Since HR and Marketing Departments share a common goal of having successful employees who also need to be brand advocates, how can the two departments work together harmoniously? 

ALISON GREEN: Marketing can teach HR a lot about remembering who their audience is. HR sometimes gets so caught up in internal processes that they forget to assess what they're putting out with the eye of an outsider. So then you get deadly dull job postings that are full of jargon and bureaucratic references, instead of really describing the work and what should attract the ideal candidate to the role. A little bit of marketing’s focus on the audience and the fundamental goal wouldn't hurt!

Image Credit: Thanks to Scott Hampson for use of his comic with this post. Check out his work at

1 comment:

  1. Good interview Debbie.

    I really appreciate and identify with what Alison has stated here. Given what is happening jobs-wise in this country, we now more than ever, need to be smart when we interview regardless of which side of the desk we are sitting. She is spot on about how Marketing and HR need to work together, as I see both departments sharing common ground; however, I have seen turf wars occur when neither is willing to concede on the basis of “what they own.”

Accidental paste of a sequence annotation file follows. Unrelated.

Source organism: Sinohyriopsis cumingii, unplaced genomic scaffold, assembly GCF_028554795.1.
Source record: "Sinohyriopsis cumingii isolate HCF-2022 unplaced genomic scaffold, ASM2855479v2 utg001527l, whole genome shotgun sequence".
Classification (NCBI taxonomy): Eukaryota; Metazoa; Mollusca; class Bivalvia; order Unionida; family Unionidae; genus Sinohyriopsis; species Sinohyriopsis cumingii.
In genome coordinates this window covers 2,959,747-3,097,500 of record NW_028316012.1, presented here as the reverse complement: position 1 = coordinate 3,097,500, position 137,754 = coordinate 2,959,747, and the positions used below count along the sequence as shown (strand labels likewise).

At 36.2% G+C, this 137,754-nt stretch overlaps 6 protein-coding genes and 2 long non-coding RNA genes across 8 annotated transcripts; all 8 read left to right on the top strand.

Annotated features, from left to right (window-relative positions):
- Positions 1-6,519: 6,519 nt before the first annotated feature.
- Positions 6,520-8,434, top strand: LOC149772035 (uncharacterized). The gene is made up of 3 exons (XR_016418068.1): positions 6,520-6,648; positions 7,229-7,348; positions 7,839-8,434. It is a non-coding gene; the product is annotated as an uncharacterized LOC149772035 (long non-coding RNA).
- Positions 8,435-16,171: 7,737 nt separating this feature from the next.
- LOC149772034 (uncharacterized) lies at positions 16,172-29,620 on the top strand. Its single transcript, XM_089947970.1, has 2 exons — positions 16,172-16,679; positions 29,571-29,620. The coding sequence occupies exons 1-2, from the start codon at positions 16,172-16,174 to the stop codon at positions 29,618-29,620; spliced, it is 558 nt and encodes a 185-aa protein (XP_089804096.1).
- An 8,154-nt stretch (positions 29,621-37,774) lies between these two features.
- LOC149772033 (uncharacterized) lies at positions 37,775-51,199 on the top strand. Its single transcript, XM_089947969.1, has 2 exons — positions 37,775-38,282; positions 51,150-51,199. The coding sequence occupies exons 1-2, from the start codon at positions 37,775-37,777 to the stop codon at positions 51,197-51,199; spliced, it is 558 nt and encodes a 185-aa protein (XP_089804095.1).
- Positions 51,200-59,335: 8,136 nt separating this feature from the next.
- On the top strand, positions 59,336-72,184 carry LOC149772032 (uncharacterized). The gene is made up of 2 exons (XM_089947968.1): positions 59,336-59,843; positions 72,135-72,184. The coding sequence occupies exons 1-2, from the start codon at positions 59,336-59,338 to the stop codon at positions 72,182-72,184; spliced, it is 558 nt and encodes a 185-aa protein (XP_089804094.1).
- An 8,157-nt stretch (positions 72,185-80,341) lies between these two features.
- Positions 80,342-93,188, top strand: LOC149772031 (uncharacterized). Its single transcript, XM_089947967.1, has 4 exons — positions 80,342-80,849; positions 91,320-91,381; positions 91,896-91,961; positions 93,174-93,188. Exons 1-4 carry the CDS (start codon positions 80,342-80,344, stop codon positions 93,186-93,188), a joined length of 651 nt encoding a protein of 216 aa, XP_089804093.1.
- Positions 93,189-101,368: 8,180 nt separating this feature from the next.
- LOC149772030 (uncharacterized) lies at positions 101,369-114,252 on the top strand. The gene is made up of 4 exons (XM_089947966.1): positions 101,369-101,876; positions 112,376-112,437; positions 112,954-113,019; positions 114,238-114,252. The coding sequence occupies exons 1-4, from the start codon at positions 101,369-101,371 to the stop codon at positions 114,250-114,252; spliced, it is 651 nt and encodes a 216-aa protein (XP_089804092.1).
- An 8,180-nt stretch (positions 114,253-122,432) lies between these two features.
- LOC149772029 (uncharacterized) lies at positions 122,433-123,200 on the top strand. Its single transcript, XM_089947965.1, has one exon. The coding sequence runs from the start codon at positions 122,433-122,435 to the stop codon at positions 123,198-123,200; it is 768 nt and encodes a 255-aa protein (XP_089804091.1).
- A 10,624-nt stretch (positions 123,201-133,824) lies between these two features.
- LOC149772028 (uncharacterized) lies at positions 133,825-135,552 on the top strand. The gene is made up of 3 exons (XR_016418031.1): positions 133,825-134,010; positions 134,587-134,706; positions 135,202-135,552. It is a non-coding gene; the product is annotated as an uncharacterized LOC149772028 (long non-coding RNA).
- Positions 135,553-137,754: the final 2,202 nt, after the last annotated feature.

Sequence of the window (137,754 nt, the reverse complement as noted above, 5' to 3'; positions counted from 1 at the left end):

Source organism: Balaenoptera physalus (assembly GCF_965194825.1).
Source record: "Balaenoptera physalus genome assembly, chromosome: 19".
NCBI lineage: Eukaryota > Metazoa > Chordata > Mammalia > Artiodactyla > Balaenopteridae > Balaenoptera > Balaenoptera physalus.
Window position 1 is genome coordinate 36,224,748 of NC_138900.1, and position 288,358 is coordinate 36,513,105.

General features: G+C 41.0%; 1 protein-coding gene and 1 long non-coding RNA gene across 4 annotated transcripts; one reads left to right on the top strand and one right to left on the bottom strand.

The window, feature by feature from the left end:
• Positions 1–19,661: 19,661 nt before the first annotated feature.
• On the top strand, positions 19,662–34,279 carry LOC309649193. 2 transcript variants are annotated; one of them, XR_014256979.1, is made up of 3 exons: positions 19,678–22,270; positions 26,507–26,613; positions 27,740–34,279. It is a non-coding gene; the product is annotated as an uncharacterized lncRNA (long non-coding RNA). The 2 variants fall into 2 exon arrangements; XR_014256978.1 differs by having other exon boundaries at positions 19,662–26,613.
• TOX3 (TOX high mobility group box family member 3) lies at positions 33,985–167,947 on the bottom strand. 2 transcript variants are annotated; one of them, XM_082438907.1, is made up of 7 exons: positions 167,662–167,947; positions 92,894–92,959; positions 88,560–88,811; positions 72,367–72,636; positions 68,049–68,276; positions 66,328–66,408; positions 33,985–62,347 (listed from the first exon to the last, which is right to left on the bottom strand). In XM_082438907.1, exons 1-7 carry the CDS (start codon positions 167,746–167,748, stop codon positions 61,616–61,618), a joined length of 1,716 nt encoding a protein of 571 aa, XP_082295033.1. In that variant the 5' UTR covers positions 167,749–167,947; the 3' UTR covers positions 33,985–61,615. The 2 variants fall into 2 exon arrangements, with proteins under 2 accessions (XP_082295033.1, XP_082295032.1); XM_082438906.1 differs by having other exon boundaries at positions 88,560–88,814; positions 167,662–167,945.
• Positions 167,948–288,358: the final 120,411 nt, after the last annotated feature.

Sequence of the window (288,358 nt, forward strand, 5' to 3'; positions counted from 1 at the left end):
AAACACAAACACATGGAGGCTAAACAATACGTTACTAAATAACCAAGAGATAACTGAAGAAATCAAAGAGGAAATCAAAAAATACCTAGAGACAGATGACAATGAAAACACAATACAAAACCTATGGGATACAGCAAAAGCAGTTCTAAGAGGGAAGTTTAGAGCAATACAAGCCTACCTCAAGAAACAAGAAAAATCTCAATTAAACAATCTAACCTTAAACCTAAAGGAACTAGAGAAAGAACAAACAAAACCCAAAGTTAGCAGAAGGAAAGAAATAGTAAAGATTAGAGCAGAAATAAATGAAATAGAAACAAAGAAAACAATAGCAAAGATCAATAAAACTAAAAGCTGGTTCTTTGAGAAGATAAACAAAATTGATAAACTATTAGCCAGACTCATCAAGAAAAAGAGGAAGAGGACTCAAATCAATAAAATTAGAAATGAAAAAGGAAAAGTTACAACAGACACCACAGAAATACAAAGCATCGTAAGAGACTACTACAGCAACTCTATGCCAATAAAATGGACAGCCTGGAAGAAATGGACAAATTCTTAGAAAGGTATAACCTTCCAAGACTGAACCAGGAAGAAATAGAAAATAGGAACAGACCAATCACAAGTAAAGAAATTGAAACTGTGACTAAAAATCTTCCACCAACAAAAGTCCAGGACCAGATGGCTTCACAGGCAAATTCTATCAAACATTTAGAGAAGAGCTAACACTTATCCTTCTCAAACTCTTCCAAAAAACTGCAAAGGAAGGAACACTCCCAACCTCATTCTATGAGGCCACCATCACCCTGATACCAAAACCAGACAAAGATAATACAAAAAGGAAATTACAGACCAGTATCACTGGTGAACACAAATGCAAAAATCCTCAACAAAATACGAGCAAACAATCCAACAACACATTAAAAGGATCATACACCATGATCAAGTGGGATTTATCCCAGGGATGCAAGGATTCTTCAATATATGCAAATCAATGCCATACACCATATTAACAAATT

As a volunteer helping job seekers find work and resources to guide them in the search, I hear some pretty scary stories from them about the horrible interview process they were subjected to by the interviewer. Unfortunately, there are many unskilled interviewers who just don’t understand how to present, market and solicit information effectively. I like Alison's suggestion about staying on topic about a candidates former experience and digging into the details about that particular project, rather than just superficially covering an item and moving on to cursorily cover another.

    Talking about weaknesses is a very old and insipid interview technique. Other than detecting certain signs displayed in body language or facial expression, I'm not sure this is a very relevant interview topic, because if the interviewer is not skilled at understanding body language, he/she will miss the true understanding of what he/she is seeing.